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Posts Tagged ‘wisdom’

 

Man is the only animal for whom his own existence is a problem which he has to solve.
(Erich Fromm)

Human animals think too much—without questioning the truth of their source. Unfortunately, we upright-moving creatures are born with ego and an overdose of certainty, based on experience in a tiny section of the world.

I wrote this poem more years ago than I recall. My granddaughter was a toddler. She is now in fifth grade. A ballerina. Grade-A student, She also happens to be significantly taller than I am.

These verses are based on an incident that occurred at the Museum Center in Cincinnati, Ohio. My beautiful girl may have grown up, but she chooses her friends based upon inner qualities, not incidental skin tone. I am proud of who she has grown to be.

Naked Baby Dolls

 

Child-proof dolls

with painted black hair

and eyes forever open

 

lie on the floor

of the toddler room.

Figures identical, except for

 

brown or peach plastic bodies,

the dolls are naked.

The children don’t care.

 

Bare babies and honesty

fit the simple ambience

of parallel play.

 

I watch as each doll

passes from child to floor,

and back again. The brown babies

 

get picked first.

My toddler granddaughter pouts

as another child grabs

 

the dark doll she had been cuddling.

I try to hand her the paler version.

Her frown deepens. On the rug

 

the dolls that wait

look anemic, pale.

I think about human skin shades

 

from ivory to licorice, and mentally

list a larger number of darker tones.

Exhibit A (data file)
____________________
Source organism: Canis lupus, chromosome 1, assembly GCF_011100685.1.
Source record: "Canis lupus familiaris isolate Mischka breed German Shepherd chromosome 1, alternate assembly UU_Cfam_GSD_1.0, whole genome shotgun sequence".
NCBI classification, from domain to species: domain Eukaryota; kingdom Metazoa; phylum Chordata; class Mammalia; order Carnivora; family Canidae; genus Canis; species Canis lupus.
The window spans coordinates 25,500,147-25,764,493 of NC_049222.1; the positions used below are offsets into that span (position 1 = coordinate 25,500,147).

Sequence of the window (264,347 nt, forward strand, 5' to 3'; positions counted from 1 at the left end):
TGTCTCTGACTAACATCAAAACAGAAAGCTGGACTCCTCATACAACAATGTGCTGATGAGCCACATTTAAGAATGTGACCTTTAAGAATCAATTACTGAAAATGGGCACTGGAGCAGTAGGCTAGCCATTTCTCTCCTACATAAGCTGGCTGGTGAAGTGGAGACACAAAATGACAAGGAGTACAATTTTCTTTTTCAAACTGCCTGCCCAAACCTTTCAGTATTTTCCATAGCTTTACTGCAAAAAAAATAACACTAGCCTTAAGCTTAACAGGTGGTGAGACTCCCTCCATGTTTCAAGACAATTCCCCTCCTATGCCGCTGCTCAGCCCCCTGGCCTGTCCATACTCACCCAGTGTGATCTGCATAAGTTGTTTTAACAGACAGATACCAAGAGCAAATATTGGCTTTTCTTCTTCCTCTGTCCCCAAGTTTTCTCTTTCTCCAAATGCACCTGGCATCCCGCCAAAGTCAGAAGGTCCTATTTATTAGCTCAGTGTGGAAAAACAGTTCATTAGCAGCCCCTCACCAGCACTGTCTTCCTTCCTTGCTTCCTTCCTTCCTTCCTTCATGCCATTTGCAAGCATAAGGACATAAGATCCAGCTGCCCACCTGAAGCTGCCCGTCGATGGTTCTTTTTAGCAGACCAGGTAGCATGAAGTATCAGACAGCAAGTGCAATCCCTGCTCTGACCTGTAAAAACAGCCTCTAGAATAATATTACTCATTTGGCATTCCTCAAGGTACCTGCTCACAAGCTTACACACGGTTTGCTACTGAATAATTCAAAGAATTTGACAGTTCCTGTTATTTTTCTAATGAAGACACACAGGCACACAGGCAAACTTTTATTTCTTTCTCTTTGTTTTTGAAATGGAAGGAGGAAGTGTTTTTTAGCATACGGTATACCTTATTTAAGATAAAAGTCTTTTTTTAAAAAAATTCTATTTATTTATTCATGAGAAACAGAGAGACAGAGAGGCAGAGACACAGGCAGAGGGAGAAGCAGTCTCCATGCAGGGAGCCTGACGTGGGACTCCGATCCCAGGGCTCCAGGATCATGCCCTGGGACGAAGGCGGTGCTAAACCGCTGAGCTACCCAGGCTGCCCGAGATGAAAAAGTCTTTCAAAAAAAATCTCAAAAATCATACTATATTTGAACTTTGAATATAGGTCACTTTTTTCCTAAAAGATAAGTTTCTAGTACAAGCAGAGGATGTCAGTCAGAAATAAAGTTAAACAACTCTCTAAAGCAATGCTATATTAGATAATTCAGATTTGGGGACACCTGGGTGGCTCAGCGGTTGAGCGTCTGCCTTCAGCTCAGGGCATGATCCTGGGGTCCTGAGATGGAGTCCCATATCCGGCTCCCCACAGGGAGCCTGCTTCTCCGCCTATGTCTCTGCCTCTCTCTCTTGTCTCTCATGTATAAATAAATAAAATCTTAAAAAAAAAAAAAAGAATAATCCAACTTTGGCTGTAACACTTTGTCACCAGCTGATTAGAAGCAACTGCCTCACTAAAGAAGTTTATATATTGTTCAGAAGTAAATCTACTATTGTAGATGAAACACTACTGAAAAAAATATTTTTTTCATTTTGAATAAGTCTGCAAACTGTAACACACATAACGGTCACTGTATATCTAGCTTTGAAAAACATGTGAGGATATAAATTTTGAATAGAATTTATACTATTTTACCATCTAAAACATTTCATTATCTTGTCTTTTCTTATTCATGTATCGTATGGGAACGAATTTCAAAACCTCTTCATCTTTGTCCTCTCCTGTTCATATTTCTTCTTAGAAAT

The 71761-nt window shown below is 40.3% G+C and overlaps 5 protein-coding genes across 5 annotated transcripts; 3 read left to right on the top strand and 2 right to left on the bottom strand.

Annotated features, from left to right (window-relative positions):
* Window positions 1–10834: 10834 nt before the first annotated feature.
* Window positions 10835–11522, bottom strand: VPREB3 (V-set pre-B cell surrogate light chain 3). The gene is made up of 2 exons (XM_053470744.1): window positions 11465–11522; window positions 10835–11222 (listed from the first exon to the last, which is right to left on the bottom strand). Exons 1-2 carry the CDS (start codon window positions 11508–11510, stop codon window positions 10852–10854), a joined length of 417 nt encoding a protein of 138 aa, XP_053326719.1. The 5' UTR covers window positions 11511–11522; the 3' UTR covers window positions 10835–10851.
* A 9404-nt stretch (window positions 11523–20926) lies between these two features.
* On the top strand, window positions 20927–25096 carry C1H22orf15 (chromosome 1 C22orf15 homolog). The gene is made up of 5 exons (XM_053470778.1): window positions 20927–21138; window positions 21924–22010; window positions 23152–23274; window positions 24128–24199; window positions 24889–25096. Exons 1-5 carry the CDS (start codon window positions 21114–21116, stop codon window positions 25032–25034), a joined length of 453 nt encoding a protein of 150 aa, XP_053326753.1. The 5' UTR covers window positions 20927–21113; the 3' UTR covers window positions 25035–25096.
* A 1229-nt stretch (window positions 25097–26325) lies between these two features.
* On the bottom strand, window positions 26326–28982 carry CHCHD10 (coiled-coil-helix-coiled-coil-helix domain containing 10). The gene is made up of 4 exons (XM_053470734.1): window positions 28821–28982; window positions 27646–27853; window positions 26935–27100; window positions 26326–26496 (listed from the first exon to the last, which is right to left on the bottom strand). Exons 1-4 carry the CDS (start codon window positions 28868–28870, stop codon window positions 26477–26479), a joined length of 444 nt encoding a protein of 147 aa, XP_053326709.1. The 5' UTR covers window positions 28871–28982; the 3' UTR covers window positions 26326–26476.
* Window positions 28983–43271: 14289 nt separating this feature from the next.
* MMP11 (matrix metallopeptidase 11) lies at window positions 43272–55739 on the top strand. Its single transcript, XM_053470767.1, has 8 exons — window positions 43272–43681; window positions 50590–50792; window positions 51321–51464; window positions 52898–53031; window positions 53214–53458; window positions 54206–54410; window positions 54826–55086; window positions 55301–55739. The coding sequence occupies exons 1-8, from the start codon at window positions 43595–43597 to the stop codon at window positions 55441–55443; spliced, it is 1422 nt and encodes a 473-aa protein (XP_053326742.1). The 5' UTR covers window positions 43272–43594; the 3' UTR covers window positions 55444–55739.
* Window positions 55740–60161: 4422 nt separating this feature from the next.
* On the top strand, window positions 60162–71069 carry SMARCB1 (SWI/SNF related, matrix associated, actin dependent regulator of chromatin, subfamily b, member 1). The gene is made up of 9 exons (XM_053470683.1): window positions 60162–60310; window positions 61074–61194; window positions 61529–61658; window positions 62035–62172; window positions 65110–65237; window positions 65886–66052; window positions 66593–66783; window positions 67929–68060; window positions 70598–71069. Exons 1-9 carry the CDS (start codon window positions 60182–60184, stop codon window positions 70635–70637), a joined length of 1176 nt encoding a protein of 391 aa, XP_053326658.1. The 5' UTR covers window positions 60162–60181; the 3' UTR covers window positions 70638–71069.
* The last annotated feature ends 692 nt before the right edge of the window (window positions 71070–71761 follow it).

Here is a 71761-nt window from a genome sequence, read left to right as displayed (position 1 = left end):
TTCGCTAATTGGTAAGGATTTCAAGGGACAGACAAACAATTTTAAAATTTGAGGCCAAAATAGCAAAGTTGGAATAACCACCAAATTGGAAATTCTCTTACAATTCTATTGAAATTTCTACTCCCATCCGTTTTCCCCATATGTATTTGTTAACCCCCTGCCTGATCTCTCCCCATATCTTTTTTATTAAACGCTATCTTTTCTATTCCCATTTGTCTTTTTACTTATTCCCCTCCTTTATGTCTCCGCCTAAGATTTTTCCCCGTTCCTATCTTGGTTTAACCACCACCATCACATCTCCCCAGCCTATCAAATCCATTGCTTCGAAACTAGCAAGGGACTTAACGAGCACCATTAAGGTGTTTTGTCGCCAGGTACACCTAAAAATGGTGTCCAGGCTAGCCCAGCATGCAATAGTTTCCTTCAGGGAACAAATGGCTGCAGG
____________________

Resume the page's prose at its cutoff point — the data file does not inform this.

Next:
Nutmeg, cinnamon, chestnut, bronze

 

chocolate, mahogany, coffee, umber.

Strange that at this age

the little people choose the toy

 

with the richer complexion.

Yet only a few of the children

resemble darker hues. The toddlers’ choices

 

contradict the prejudiced

adult majority. Someday I pray

these children see beyond the exterior.

 

The dolls wear a paint layer

thin enough to be chipped off.

Their differences can be altered with a brush stroke.

 

People share diverse histories

and cultures, but living hearts beat

a common rhythm.

 

May we grow

together

as one human race.

 

(This poem has been published in the anthology, FOR A BETTER WORLD and in the online magazine PIKER PRESS.)

 

 

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It gets really tricky giving advice. The older I get, the less advice I give. ( Anne Heche.)

My father taught me to consider the source. I find that easier now than I could as a teenager, before I knew who I was. Strange that I recall being berated because my eyebrows weren’t penciled dark enough. My hair was the color of spun gold, with eyebrows that disappeared into a fair, freckled face.

The advice-giver. Why are there so many of them? And why do they have voices that match the average street preacher?

And—does it need to bother me?

My brother-in-law has an MD. When he said I was losing weight too quickly after surgery and was risking metabolic damage, I listened. Advertisement come-ons could be another matter. An invitation to skydive because it jump starts adrenaline? Probably not.

What is the best and worst advice someone has ever given you? My dad’s fits somewhere at the top. Any advice that told me I shouldn’t try because I wasn’t good enough. Definitely. In the don’t-think-so category.

 

 

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Uncontestably, alas, most people are not, in action, worth very much; and yet, every human being is an unprecedented miracle. One tries to treat them as the miracle there are, while trying to protect oneself against the disasters they’ve become. (James Baldwin.)